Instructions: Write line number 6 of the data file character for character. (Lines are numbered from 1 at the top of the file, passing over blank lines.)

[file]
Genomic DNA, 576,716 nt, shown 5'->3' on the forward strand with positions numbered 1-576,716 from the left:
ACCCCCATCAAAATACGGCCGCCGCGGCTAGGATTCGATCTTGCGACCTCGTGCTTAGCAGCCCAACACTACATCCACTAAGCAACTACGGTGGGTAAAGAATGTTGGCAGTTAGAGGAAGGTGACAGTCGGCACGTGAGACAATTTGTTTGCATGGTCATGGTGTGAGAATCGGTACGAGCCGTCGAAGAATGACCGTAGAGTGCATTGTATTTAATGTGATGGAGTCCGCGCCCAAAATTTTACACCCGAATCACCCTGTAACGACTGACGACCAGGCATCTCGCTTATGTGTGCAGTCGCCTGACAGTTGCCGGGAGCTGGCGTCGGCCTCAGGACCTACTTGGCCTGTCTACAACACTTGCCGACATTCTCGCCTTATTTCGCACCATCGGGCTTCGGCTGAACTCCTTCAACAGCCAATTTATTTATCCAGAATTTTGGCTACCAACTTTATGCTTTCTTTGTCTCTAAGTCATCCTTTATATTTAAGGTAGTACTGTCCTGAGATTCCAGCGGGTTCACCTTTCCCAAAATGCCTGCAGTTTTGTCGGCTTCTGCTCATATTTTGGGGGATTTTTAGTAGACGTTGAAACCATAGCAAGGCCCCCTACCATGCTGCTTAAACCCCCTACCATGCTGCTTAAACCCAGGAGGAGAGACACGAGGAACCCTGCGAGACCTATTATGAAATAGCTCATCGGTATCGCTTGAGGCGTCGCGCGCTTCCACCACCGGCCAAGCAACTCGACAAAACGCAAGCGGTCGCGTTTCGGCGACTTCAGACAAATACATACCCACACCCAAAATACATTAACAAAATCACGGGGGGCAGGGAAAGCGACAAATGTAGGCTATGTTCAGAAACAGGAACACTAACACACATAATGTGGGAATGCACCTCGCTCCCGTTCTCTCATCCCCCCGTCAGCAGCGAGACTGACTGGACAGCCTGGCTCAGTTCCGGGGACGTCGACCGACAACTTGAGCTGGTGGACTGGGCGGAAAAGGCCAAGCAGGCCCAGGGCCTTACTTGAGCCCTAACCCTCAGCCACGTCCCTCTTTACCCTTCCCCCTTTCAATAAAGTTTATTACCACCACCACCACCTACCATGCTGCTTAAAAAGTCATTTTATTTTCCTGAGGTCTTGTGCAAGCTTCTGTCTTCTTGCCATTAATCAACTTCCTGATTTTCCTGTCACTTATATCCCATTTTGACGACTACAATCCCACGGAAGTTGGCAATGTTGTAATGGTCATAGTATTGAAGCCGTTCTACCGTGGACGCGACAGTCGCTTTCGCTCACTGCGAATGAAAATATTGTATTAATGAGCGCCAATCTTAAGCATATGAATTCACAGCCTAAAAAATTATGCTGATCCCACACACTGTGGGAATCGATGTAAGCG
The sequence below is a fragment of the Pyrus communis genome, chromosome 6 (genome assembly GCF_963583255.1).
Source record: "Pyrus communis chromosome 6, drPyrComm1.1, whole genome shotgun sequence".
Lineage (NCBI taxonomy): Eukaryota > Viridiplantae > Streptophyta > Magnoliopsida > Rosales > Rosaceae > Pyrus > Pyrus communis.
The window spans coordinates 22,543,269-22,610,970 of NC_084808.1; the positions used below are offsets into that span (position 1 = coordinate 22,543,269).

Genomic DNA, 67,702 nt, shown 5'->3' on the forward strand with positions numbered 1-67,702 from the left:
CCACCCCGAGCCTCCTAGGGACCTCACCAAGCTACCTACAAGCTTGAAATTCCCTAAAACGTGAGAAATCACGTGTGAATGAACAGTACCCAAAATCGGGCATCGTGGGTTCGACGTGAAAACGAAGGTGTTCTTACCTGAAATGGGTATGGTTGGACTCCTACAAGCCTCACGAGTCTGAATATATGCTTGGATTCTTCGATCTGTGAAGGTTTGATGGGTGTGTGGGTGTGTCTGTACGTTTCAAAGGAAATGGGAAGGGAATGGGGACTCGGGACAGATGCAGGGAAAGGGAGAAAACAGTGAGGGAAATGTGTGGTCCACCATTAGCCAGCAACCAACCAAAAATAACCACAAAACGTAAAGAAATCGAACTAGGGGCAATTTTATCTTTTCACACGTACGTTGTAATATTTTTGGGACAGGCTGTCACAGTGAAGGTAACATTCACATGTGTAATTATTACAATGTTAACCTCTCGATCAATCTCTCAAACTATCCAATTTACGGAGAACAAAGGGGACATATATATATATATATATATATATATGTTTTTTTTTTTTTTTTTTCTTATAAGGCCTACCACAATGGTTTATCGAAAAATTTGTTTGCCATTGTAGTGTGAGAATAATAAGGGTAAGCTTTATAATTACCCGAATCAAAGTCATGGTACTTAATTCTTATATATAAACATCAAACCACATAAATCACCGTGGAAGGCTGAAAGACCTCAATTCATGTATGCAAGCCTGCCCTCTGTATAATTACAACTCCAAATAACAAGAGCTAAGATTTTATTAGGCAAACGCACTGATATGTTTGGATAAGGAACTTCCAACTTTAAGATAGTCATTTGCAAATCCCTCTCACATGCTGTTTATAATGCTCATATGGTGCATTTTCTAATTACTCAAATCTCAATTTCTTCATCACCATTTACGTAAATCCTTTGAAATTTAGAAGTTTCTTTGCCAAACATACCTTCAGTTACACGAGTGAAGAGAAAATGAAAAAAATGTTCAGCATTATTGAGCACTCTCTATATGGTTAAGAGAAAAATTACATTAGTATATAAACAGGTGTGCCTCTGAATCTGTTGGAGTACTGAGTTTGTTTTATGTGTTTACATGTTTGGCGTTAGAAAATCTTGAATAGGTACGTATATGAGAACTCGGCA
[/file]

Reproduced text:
The window spans coordinates 22,543,269-22,610,970 of NC_084808.1; the positions used below are offsets into that span (position 1 = coordinate 22,543,269).